AJ: So basically, the second in command to the King, named Haman, made a decree that everyone needed to bow down to him, but this one guy named Mordecai didn’t want to bow down to him because you’re really not allowed to bow down to anyone that’s not God. So, Haman then hated all the Jews. So, he made a decree for a lottery, which picked a day that would essentially be “the purge” for killing Jews; you’d have the whole day to kill Jews and you wouldn’t get in trouble. So, the day he chose “the purge” for was on the 13th of Adar, which falls tomorrow (March 20th), I think, and it was called Purim.

So, while this is happening, the King was having a three-day festival party, and he told his wife to come so he could show her off or whatever. But she didn’t come and just had her own party with the girls, and it was so disrespectful to the King that he got rid of her. So, then he held a beauty pageant for a new wife, and he recruited every girl from the city. So basically, Mordecai, from earlier, had a niece named Esther, and they were trying to hide her, but the King’s men found her. When she went to the beauty pageant, the King liked her the most and she was the most beautiful, so she became Queen. Mordecai then told Esther that this [happening] was a sign that she needed to use her position as Queen to try and convince the King that he shouldn’t kill the Jews with the purge system that Haman created. And then basically Esther was really scared because you can’t approach the King, even if you’re the Queen, without him calling [upon] you or using his power on you. So that’s why the Jews fasted for three days, to make sure nothing would happen to her when she went to the King. They fasted because it was custom that you were supposed to fast if you really wanted something to happen […]; fasting helps give you luck. So, she went to the King and asked for a tea party to talk about Haman. So, Esther had the party twice, but couldn’t find her words until the third time when she told the King that Haman was trying to kill her people, the Jews. The King then was like, “What, oh my gosh!” […] there are more details, but anyway, the King sentences Haman and all his sons and they were hung, but only after Haman carried Mordecai on a horse to get his full embarrassment before his death. The lottery decree was able to be reversed because of the King’s power and then the Jew’s were saved because of Esther.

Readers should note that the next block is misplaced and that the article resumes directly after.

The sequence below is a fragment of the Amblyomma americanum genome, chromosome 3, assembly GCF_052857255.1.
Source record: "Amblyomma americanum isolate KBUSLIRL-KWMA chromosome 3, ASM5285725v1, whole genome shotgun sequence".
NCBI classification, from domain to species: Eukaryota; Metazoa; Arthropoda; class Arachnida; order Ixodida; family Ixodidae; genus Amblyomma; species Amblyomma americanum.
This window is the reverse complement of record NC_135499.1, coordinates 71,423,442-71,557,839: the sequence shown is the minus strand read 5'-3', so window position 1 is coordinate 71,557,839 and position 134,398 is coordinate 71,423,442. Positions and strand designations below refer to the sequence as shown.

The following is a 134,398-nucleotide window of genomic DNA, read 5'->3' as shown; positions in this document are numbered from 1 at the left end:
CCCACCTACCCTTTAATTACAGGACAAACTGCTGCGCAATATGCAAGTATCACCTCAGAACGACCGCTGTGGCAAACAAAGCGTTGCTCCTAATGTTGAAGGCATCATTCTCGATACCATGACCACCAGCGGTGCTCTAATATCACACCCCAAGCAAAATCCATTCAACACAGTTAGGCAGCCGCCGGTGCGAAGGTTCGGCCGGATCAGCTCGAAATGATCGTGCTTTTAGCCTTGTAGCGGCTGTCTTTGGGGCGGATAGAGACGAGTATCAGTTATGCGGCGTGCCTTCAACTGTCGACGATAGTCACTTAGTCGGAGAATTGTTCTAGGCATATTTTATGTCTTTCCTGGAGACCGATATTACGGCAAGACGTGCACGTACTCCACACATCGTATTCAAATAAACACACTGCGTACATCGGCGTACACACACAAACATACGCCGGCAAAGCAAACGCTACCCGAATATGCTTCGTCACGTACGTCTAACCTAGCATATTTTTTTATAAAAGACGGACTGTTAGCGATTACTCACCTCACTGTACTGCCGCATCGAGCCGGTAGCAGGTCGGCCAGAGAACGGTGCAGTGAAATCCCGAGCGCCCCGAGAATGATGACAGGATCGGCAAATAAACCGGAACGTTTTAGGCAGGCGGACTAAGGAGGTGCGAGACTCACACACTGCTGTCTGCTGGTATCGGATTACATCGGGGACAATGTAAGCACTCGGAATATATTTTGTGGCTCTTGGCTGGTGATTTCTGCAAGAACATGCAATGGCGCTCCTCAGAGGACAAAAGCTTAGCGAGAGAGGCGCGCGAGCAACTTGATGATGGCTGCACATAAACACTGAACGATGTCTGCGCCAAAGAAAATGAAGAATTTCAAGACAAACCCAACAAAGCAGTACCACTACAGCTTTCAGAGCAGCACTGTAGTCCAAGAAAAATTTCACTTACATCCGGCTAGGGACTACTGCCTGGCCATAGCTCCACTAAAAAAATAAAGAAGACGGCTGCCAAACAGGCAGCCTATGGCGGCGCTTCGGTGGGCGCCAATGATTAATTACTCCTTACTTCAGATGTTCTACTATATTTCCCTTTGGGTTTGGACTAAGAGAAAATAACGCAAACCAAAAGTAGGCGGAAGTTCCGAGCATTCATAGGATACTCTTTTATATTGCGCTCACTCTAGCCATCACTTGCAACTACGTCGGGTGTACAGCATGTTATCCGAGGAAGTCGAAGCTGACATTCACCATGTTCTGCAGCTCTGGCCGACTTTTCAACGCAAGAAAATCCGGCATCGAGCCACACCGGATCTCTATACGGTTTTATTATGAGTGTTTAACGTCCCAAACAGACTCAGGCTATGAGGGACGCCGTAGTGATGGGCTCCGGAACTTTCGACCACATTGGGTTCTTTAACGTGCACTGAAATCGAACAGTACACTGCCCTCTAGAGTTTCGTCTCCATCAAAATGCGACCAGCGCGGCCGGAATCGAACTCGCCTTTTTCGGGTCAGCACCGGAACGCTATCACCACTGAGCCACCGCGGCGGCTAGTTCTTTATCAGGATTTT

EK:  So, then what do you, and other Jews, do to celebrate for Purim?

 

AJ: Um, okay, so we fast for a day, which is tomorrow (March 20th), the same as the 13th of Adar, and then we read this story at night before we have a big feast. Also, it’s a custom to give each other food baskets to friends and family during this time.

 

EK: Interesting, so what does this story mean to you, as someone who is Jewish?